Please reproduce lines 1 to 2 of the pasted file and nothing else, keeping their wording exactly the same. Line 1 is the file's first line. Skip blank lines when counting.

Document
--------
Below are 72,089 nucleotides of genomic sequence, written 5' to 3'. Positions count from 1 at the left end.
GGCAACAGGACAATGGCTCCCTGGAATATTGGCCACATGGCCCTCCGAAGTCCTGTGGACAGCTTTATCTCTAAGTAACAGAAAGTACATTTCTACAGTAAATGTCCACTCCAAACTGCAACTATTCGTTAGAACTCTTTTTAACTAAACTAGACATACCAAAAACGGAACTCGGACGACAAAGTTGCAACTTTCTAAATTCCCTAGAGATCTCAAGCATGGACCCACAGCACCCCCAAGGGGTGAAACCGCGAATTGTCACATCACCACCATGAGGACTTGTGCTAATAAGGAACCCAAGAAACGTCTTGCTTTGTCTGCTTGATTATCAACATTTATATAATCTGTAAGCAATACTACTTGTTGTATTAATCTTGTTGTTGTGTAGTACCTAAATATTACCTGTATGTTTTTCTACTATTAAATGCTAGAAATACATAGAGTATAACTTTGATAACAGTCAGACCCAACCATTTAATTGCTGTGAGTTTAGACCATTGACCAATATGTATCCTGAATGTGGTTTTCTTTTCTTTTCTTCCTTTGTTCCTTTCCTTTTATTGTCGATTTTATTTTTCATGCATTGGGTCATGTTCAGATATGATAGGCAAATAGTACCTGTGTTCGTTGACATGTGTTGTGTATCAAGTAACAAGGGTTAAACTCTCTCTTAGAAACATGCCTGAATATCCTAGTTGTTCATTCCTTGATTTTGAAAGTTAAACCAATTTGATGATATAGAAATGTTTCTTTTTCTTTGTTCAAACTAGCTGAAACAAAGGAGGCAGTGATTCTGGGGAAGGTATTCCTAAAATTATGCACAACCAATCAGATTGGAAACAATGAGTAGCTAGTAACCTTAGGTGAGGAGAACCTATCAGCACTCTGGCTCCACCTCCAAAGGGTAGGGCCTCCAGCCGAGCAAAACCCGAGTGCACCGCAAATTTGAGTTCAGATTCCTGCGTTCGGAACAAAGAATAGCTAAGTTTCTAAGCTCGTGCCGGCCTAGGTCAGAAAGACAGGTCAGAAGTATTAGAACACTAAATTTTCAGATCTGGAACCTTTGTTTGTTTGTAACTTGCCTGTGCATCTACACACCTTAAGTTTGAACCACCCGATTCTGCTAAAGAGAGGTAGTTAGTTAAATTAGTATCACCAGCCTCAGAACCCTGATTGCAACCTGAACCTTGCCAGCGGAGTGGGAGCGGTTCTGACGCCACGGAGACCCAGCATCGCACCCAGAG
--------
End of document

Below are 72,089 nucleotides of genomic sequence, written 5' to 3'. Positions count from 1 at the left end.
GGCAACAGGACAATGGCTCCCTGGAATATTGGCCACATGGCCCTCCGAAGTCCTGTGGACAGCTTTATCTCTAAGTAACAGAAAGTACATTTCTACAGTAAATGTCCACTCCAAACTGCAACTATTCGTTAGAACTCTTTTTAACTAAACTAGACATACCAAAAACGGAACTCGGACGACAAAGTTGCAACTTTCTAAATTCCCTAGAGATCTCAAGCATGGACCCACAGCACCCCCAAGGGGTGAAACCGCGAATTGTCACATCACCACCATGAGGACTTGTGCTAATAAGGAACCCAAGAAACGTCTTGCTTTGTCTGCTTGATTATCAACATTTATATAATCTGTAAGCAATACTACTTGTTGTATTAATCTTGTTGTTGTGTAGTACCTAAATATTACCTGTATGTTTTTCTACTATTAAATGCTAGAAATACATAGAGTATAACTTTGATAACAGTCAGACCCAACCATTTAATTGCTGTGAGTTTAGACCATTGACCAATATGTATCCTGAATGTGGTTTTCTTTTCTTTTCTTCCTTTGTTCCTTTCCTTTTATTGTCGATTTTATTTTTCATGCATTGGGTCATGTTCAGATATGATAGGCAAATAGTACCTGTGTTCGTTGACATGTGTTGTGTATCAAGTAACAAGGGTTAAACTCTCTCTTAGAAACATGCCTGAATATCCTAGTTGTTCATTCCTTGATTTTGAAAGTTAAACCAATTTGATGATATAGAAATGTTTCTTTTTCTTTGTTCAAACTAGCTGAAACAAAGGAGGCAGTGATTCTGGGGAAGGTATTCCTAAAATTATGCACAACCAATCAGATTGGAAACAATGAGTAGCTAGTAACCTTAGGTGAGGAGAACCTATCAGCACTCTGGCTCCACCTCCAAAGGGTAGGGCCTCCAGCCGAGCAAAACCCGAGTGCACCGCAAATTTGAGTTCAGATTCCTGCGTTCGGAACAAAGAATAGCTAAGTTTCTAAGCTCGTGCCGGCCTAGGTCAGAAAGACAGGTCAGAAGTATTAGAACACTAAATTTTCAGATCTGGAACCTTTGTTTGTTTGTAACTTGCCTGTGCATCTACACACCTTAAGTTTGAACCACCCGATTCTGCTAAAGAGAGGTAGTTAGTTAAATTAGTATCACCAGCCTCAGAACCCTGATTGCAACCTGAACCTTGCCAGCGGAGTGGGAGCGGTTCTGACGCCACGGAGACCCAGCATCGCACCCAGAG